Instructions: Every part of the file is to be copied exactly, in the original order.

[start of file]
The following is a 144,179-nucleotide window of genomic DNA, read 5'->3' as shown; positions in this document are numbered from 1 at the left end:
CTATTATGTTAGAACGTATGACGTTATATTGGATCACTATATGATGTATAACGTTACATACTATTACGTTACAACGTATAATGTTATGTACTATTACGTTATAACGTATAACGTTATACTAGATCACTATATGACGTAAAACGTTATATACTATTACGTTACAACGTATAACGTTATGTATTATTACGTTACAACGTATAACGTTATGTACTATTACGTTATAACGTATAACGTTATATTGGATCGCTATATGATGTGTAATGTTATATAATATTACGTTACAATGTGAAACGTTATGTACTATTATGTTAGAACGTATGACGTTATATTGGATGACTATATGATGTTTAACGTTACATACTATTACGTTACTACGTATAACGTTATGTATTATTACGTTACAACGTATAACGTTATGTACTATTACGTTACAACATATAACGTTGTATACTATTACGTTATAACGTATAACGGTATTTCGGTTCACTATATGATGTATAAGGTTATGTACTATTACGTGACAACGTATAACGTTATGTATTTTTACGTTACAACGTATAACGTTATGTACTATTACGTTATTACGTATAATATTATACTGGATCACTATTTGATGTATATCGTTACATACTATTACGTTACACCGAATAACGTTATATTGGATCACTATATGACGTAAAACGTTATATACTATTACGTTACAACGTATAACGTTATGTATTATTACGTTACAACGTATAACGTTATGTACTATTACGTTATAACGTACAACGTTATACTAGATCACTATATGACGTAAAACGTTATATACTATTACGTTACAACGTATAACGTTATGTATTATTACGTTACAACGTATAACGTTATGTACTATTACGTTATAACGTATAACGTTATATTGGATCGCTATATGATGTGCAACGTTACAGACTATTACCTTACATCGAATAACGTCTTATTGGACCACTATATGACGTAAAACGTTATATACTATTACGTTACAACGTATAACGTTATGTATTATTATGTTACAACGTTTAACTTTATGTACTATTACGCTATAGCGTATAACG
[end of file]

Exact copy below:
The following is a 144,179-nucleotide window of genomic DNA, read 5'->3' as shown; positions in this document are numbered from 1 at the left end:
CTATTATGTTAGAACGTATGACGTTATATTGGATCACTATATGATGTATAACGTTACATACTATTACGTTACAACGTATAATGTTATGTACTATTACGTTATAACGTATAACGTTATACTAGATCACTATATGACGTAAAACGTTATATACTATTACGTTACAACGTATAACGTTATGTATTATTACGTTACAACGTATAACGTTATGTACTATTACGTTATAACGTATAACGTTATATTGGATCGCTATATGATGTGTAATGTTATATAATATTACGTTACAATGTGAAACGTTATGTACTATTATGTTAGAACGTATGACGTTATATTGGATGACTATATGATGTTTAACGTTACATACTATTACGTTACTACGTATAACGTTATGTATTATTACGTTACAACGTATAACGTTATGTACTATTACGTTACAACATATAACGTTGTATACTATTACGTTATAACGTATAACGGTATTTCGGTTCACTATATGATGTATAAGGTTATGTACTATTACGTGACAACGTATAACGTTATGTATTTTTACGTTACAACGTATAACGTTATGTACTATTACGTTATTACGTATAATATTATACTGGATCACTATTTGATGTATATCGTTACATACTATTACGTTACACCGAATAACGTTATATTGGATCACTATATGACGTAAAACGTTATATACTATTACGTTACAACGTATAACGTTATGTATTATTACGTTACAACGTATAACGTTATGTACTATTACGTTATAACGTACAACGTTATACTAGATCACTATATGACGTAAAACGTTATATACTATTACGTTACAACGTATAACGTTATGTATTATTACGTTACAACGTATAACGTTATGTACTATTACGTTATAACGTATAACGTTATATTGGATCGCTATATGATGTGCAACGTTACAGACTATTACCTTACATCGAATAACGTCTTATTGGACCACTATATGACGTAAAACGTTATATACTATTACGTTACAACGTATAACGTTATGTATTATTATGTTACAACGTTTAACTTTATGTACTATTACGCTATAGCGTATAACG